5x7" Watercolor on series 400 Strathmore Watercolor Paper
©BEDeuel Bronson Hill Arts 2015
I can't believe that it's been 5 weeks since my last post. I dislike letting the blog go unattended that long. It's a great to make contact with others & exercise the writing "muscle". It's also a fun way to not only debut new works but to share failures, solutions and successes.
Which is why I want to share my last commission of 2014. That was finished in 2015. Halfway through January, 2015.
Yep. A harried end, and a slow start. But, it was a good start!
The customer requesting the pet portrait was preparing to give it as a gift for one of her customers. The original photograph that she gave me to use was a posed portrait. I started to work with it, but, was unsure as to why we would want a painted portrait of a photographic portrait.
|Formal Pose Attempt #1|
The colors and textures were stronger in the photo portrait but she had also texted a really sweet picture of the dogs that was truly perfect for a painting.
So, the sketch was redone. We liked the more casual pose.
|Casual Pose Attempt #2|
From there, my usual process went forward: sketch, scan, print on watercolor paper, paint. Photograph the process along the way to get a truer perspective of the image. And, that was crucial in this case.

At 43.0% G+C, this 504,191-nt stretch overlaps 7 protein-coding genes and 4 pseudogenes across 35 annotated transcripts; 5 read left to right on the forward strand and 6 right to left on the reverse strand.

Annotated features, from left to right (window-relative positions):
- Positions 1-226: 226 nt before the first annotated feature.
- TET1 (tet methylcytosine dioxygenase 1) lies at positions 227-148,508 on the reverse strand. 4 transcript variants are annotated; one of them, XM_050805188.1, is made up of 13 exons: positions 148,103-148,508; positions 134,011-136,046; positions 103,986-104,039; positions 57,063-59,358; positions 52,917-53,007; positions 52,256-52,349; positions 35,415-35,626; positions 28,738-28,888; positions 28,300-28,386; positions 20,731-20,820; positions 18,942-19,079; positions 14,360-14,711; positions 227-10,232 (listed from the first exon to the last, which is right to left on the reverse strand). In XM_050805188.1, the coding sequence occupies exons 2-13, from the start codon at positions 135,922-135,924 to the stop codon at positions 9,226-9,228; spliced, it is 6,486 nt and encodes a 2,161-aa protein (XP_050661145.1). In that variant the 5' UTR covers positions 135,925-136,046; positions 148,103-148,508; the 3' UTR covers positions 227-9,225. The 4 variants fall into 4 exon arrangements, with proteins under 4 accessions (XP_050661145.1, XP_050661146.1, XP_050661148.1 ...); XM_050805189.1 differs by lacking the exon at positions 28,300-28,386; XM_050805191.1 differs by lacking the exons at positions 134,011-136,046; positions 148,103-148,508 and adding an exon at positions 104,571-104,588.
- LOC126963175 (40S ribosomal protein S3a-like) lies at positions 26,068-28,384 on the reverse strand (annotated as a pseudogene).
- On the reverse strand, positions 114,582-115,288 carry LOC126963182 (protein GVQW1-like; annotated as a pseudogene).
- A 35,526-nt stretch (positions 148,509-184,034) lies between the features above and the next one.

Stepping back a moment to the printing on watercolor paper: I'd been using a more basic watercolor paper for images that were really designed just for note cards. But, I had to be very careful to not overwork the paper, or it pilled too easily. This time I wanted to try to see if a better grade of paper would work to prevent that, especially since the final product was the painting, not a print. Sometimes the marketing is just that: marketing. But it did. I used a 400 series Strathmore watercolor paper vs. a basic Canson paper for watercolor.
The first few steps went along fairly smoothly. Laid the darker color down, some highlights, and shading. From there, it was time to add the lighter colors and texture.
And, that's when I created ghost dogs. Yikes... This is, also, why I was very happy that I'd used a better paper! I did not want to start over again, since I was satisfied with everything else to that point. Plus, to compound the goof, for some reason, the images became flat.
The camera showed all of that. It helped me to step back and "see" the problems more thoroughly, which in turn made the solutions easier to find.
It really was simple: mix a light yellow/red brown, lay it down and go back with a more diluted white. The water that diluted the white paint picked up enough of the brown to eliminate the ghost faces. I also purchased some fine line brushes which made it easier to create the texture around the mouth. My love of chiseled brushes had to be set aside. Then a straightforward "outline" solved the dimension problem. You can see it in the final image at the top & the bottom.
|Flat Non-Ghost Dogs|
Today, I hope to hear how the recipient likes the final painting. And, I hope she likes it as much as I liked making it.
P.S.: Thank you to my customer for her incredible patience! Next week, I'll touch on some of the changes in our systems that had to occur in order to not run into that severe a time-crunch again.